Proposed.
Washington, D. C. April 21. Ab
rogation of the Hay-Pauncefote
; treaty and the Clayton-Bulwer treaty
which preceded it, is the object of a
joint resolution Senator Chamber
s lain prepared for consideration of
the United States Senate. Upon the
; Hay-Pauncefote treaty Great Britain
j bases her protests against free pass
! age of American ships in the Pana
ma canal. Abrogation involves
joint action by both Houses of Con
gress and the President's approval.
The last treaty abrogated was the
Russian treaty of commerce and nav
igation, because American Jews
were not treated on an equality with,
other American traveling in Russia.
!nYTt.M.iyi TAKI M1TIII.
kA lrrd fler A we
Mttefc?1 t1l TtU
Trrrituri 4 uNilil t "!
Cttu.. VloftttrBttro, Ap-rd 21 -v-u?AM.
j rctl-!!r Ut Turtia
troBicbo'td ia tte HU. fell to.;.
Tbe V!oTrr.rcri& r le fall je
loa of the fon After a tri raj.ifc3t
efctfj Into the city
The f2i fu!lorfcJ loot ii ful-
tut&t!nc tth ft and KicM of 4e.
peiale hafid-lo-b&4 Cchtiftft bt r-a
the Mosteamria trvip of KS Nich
olas n4 the Turk Thre thousand
Mon!etierin and flte thouaa4
Turk are nu:x.berd amo&r the dd
Thouaaad on ech Ue f
ou tided
"We he tJiefrdy fvtketi cut
own " Aid Kir.R NlchnU "Wc
hold Scutari j;a'.rit the l'ort
rourateoualy an e f.uctt lh
Turku " The fll of Scutari brini a
Kfae international i!ua!toa. a
Moiiter.t gro tun flagrant Ij dW d X
Huri-peali poef. ho '.!;. trd that
the !ee b ratted of Uoopa muiJ
be landed from the w arhip btiw-k
ading the Montet.'egriti filt
siiiiii i: m.MiM itnc now.
i pi a( ton ( iiiiiil.lortf r IVII rtil
u.m fir lo.itj moil lrttt-r li i
lertllt K."0 n vr I lie I ni-
miiikiici .
If turi. out that Ho- writr i !!,
atoI.MJiOUO lil'.r e!lt Ut to tt.e
!e w Hpap.rh from Haleigt4 durlt:g the
l. g:?!at ut e. at!aki!.g the few ini
bill on aowM of the it ni'ni!. nl
aiiil tax o iii in i s ion feature, wa
Ceo! ge P p.-ll, a member of tlf Cut
potation ('ii!niii;r"i"ii 1 li! oiifu n,
the Mihp ion w- had th- tir;,e
The (teation of a T. i'oiuin!hii
would hae i.ik n f i mil ea 1 irpo
ratKin Commissioner tin- f.'iOO 5ded
to his salary by the prelou Legisla
ture on account of adding to fh du
ties of the c-m mlssumer thai of tax
commissioner. They failed grevioua
1 in performn.g the n.-w duties im
posed on them, but diew the addi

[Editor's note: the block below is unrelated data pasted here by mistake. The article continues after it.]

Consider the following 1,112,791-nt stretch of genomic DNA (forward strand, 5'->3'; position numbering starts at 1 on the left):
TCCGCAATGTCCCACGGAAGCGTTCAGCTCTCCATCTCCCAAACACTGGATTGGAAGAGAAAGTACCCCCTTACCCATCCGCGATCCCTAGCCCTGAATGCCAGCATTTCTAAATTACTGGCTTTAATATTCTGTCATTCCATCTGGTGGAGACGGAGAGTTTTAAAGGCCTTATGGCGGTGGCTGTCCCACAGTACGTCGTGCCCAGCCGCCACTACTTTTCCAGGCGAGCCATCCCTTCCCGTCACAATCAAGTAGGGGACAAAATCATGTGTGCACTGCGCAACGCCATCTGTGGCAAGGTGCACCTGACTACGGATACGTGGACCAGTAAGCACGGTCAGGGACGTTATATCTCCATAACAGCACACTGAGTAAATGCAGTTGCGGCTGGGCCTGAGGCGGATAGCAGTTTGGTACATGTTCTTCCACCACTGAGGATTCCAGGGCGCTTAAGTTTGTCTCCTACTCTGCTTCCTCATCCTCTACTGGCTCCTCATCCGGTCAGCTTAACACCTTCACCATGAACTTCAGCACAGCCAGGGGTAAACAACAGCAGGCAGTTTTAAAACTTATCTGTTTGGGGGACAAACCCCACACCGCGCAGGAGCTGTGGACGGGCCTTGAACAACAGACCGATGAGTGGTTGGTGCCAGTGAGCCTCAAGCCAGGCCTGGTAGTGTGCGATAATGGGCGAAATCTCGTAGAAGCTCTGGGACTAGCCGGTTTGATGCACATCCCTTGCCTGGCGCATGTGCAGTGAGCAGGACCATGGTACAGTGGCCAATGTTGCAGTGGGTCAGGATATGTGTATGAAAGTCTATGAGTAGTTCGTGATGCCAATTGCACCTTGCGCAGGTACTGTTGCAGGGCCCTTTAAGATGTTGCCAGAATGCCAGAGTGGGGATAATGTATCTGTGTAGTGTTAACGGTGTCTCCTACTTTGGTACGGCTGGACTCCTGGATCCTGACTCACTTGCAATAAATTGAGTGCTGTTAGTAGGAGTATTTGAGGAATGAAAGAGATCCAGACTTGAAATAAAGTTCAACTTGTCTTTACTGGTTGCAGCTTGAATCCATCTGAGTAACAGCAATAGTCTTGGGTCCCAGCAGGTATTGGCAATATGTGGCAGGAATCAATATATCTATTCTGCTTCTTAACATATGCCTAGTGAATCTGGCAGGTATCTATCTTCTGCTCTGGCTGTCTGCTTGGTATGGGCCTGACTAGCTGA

tional pay and too It fright ot the
prospect of haing to surrender It -New
ton Knterprise Democratic .
The case is well stated; and it w a
Bmall business in Mr. Pell, under the
circumstances, to try to alarm the
State about the re-assesmnent propo
sition, -specially in view of the fact
that be had just been provided for -Statesville
Landmark (Democratic
Simmons Refill-- to Help TliMe
Ulio llelH- Ilim.
Statesville Landmark J
Quoting expressions of di?.it ihfac
tion with the tariff bill frim many
cotton mill men in Washington last
week, the Washington orr spon dent
of the Cieetijd.Oto N' WH pays
"A North Carolina manufacturer
said that Senator Simmons had 'obi
him that he could noth elp the tua
tion. He said een if Senator Sim
mons was so disposed, his committee
would prevent his aiding the cotton
mill men."
That will be startling information
to a good many people While Sen
ator Simmons may not have been re
sponsible for creating the. impression,
a good many mill men who were very
enthusiastic in support of hla candi
dacy last summer were largely moved
by the idea that the Senator would
be in a position to help them in jut
such a position as is now facing
them. The further statement that
Senator Simmons could not control
his committee if he wanted to aid
the mill men. Is alo enlightening
"A Heart and Head the 8iz of a
Hickory-Nut."
Wayneeville Knterpriae.J
Secretary Joephus Daniel ihtsi
to be taking a rather high hand in
the matter of pie dlapenilng a pas
time for which he eprei.d the moat
extreme contempt when indulged in
by those of an opposing party.
Somehow it does not strike ua a
seemingly for a Secretary of the Navy
to be messing in matters of this kind.
However, those who know Mr. Dan
! iels are not surprised. When it come
', to politics it is simply impossible for
him to leave any part of the boauing
to others of his party. It would be
1 no surprise to ua were he to roll up
l his sleeve and dive vigorously Into
I Wake County matters. And. too, he
would feel more at home there, for
; the littleness of the man even exceeds
his ability. The bitterness and the
narrowness which our Naval Secre
tary has displayed in the past could
not by an possibility spring from a
head and heart larger than a hickory-nut.
The Durham County Offlcem Satur
day poured out sixty gallons of corn
; liquor into the gutter in the Jail yard.
'The liquor was some that had been
'seized in a raid on a blind tiger. The
'destroying of the whiskey attracted
a large crowd, some of whom stood
close to get a last whiff.
r
1